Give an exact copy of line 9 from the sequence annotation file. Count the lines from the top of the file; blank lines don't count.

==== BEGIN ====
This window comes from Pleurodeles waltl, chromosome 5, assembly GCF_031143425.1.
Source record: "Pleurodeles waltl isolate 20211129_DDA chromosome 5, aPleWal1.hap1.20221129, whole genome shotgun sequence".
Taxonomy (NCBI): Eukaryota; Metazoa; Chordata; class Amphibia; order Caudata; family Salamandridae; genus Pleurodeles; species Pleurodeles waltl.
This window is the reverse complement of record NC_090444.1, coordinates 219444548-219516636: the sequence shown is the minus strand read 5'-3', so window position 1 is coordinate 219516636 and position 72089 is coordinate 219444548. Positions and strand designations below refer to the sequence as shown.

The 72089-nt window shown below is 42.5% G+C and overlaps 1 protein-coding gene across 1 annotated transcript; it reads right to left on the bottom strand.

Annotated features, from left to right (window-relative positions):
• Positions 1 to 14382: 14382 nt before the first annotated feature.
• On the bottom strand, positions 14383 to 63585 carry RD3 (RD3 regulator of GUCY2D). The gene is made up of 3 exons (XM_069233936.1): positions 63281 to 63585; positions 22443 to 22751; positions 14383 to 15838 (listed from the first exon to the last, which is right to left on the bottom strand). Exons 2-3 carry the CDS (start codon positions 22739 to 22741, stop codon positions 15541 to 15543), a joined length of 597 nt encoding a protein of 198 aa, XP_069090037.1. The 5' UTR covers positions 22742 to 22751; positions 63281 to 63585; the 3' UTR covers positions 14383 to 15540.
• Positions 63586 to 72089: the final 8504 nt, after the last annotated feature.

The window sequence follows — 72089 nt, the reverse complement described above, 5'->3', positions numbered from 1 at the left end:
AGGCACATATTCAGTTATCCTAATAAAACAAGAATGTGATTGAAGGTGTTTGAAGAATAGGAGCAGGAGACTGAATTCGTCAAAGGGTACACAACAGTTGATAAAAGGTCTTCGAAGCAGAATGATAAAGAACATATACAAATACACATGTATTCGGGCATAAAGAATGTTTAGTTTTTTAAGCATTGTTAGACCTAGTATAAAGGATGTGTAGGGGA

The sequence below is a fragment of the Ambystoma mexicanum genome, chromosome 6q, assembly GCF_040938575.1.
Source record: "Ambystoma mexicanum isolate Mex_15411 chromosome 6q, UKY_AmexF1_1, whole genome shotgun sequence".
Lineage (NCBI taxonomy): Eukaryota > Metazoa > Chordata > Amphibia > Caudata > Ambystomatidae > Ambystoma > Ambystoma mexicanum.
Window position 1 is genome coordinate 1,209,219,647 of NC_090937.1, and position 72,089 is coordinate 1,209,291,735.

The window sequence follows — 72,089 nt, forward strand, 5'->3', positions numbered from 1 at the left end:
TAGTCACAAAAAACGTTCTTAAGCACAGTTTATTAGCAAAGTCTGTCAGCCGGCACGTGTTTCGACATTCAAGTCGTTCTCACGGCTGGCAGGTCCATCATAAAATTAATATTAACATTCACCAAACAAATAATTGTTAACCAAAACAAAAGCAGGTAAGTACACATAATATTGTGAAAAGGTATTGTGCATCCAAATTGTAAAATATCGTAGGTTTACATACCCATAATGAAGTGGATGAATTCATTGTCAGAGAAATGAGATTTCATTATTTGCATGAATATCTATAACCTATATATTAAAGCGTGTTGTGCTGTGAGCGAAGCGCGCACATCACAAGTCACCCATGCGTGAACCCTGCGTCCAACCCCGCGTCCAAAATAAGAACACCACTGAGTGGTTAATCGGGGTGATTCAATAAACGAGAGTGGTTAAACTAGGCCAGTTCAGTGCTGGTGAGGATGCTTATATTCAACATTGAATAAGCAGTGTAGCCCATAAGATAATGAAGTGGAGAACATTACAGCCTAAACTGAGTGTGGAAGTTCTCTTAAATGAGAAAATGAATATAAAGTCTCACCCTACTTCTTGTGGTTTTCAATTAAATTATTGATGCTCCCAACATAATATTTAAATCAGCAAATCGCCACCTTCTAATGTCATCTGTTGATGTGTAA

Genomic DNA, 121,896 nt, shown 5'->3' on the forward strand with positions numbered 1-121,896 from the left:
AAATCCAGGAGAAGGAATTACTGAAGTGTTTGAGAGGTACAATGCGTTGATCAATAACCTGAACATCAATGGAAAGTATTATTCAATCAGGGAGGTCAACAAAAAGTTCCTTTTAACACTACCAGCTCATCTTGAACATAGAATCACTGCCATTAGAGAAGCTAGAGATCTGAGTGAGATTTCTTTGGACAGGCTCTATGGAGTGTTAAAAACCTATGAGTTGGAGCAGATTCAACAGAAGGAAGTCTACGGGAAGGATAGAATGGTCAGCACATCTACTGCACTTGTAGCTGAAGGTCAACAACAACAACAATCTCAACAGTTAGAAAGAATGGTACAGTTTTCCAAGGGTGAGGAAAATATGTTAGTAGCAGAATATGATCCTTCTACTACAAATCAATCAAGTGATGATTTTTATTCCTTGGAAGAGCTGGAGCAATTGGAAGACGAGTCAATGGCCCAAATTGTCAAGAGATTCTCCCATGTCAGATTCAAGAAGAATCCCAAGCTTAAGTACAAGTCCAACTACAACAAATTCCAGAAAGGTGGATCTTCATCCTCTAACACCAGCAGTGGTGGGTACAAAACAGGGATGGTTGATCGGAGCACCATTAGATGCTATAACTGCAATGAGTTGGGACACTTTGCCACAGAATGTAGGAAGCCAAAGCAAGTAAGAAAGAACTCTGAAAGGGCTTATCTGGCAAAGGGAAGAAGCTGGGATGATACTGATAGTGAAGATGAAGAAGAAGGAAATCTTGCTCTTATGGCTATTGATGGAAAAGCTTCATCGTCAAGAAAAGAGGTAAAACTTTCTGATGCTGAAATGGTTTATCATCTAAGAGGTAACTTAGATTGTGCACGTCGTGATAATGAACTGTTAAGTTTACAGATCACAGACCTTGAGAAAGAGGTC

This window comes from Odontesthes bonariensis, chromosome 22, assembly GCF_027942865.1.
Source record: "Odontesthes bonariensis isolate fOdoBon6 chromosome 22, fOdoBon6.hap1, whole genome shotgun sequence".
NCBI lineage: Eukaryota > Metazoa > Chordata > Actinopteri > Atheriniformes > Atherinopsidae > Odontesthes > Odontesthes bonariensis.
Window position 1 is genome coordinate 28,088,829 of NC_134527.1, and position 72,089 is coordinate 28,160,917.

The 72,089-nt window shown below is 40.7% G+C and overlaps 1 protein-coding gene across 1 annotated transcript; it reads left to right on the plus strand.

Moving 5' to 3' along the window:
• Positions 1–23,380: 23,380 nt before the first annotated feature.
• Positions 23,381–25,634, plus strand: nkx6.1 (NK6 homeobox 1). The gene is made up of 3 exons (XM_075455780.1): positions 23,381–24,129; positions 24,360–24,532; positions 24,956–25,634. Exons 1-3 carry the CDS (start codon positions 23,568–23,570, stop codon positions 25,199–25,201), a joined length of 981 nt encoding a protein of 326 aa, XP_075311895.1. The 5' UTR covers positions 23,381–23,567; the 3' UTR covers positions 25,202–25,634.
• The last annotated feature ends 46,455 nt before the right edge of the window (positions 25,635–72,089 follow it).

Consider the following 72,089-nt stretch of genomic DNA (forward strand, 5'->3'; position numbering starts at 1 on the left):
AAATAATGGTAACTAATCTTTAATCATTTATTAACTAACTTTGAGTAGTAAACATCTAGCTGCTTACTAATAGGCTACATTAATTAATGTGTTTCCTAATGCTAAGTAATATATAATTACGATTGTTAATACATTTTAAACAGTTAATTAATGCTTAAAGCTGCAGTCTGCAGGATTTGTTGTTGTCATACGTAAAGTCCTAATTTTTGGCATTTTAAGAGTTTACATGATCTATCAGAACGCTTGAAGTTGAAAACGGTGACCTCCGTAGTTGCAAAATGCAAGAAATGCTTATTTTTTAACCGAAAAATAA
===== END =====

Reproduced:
• Positions 63586 to 72089: the final 8504 nt, after the last annotated feature.